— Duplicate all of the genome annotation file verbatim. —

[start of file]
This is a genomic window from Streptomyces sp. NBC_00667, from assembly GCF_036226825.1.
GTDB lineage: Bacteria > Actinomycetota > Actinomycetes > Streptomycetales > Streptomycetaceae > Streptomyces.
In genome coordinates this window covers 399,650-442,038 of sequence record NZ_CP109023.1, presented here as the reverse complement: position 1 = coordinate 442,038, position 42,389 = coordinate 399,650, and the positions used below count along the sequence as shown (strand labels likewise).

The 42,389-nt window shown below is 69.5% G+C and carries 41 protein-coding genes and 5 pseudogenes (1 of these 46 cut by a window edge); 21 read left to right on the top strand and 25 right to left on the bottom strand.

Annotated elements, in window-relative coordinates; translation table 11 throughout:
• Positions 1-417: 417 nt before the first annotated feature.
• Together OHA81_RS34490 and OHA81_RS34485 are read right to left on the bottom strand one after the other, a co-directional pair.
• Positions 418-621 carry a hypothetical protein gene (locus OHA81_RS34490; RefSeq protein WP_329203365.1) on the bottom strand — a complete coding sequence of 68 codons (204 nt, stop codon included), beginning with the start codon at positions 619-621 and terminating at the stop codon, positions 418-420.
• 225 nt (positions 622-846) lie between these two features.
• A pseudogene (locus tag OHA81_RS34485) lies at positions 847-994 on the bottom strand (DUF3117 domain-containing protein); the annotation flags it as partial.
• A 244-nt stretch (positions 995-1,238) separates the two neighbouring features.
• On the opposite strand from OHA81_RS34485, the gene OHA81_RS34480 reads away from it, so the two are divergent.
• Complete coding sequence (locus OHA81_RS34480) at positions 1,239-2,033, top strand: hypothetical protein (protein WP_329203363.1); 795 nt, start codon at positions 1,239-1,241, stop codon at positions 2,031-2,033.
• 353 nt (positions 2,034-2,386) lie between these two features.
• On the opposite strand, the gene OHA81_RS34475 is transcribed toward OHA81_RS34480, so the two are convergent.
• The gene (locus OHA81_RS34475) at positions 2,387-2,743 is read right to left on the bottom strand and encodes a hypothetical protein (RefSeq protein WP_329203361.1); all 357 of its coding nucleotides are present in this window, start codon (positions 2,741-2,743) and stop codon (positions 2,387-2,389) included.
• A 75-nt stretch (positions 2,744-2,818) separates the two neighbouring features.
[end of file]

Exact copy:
This is a genomic window from Streptomyces sp. NBC_00667, from assembly GCF_036226825.1.
GTDB lineage: Bacteria > Actinomycetota > Actinomycetes > Streptomycetales > Streptomycetaceae > Streptomyces.
In genome coordinates this window covers 399,650-442,038 of sequence record NZ_CP109023.1, presented here as the reverse complement: position 1 = coordinate 442,038, position 42,389 = coordinate 399,650, and the positions used below count along the sequence as shown (strand labels likewise).

The 42,389-nt window shown below is 69.5% G+C and carries 41 protein-coding genes and 5 pseudogenes (1 of these 46 cut by a window edge); 21 read left to right on the top strand and 25 right to left on the bottom strand.

Annotated elements, in window-relative coordinates; translation table 11 throughout:
• Positions 1-417: 417 nt before the first annotated feature.
• Together OHA81_RS34490 and OHA81_RS34485 are read right to left on the bottom strand one after the other, a co-directional pair.
• Positions 418-621 carry a hypothetical protein gene (locus OHA81_RS34490; RefSeq protein WP_329203365.1) on the bottom strand — a complete coding sequence of 68 codons (204 nt, stop codon included), beginning with the start codon at positions 619-621 and terminating at the stop codon, positions 418-420.
• 225 nt (positions 622-846) lie between these two features.
• A pseudogene (locus tag OHA81_RS34485) lies at positions 847-994 on the bottom strand (DUF3117 domain-containing protein); the annotation flags it as partial.
• A 244-nt stretch (positions 995-1,238) separates the two neighbouring features.
• On the opposite strand from OHA81_RS34485, the gene OHA81_RS34480 reads away from it, so the two are divergent.
• Complete coding sequence (locus OHA81_RS34480) at positions 1,239-2,033, top strand: hypothetical protein (protein WP_329203363.1); 795 nt, start codon at positions 1,239-1,241, stop codon at positions 2,031-2,033.
• 353 nt (positions 2,034-2,386) lie between these two features.
• On the opposite strand, the gene OHA81_RS34475 is transcribed toward OHA81_RS34480, so the two are convergent.
• The gene (locus OHA81_RS34475) at positions 2,387-2,743 is read right to left on the bottom strand and encodes a hypothetical protein (RefSeq protein WP_329203361.1); all 357 of its coding nucleotides are present in this window, start codon (positions 2,741-2,743) and stop codon (positions 2,387-2,389) included.
• A 75-nt stretch (positions 2,744-2,818) separates the two neighbouring features.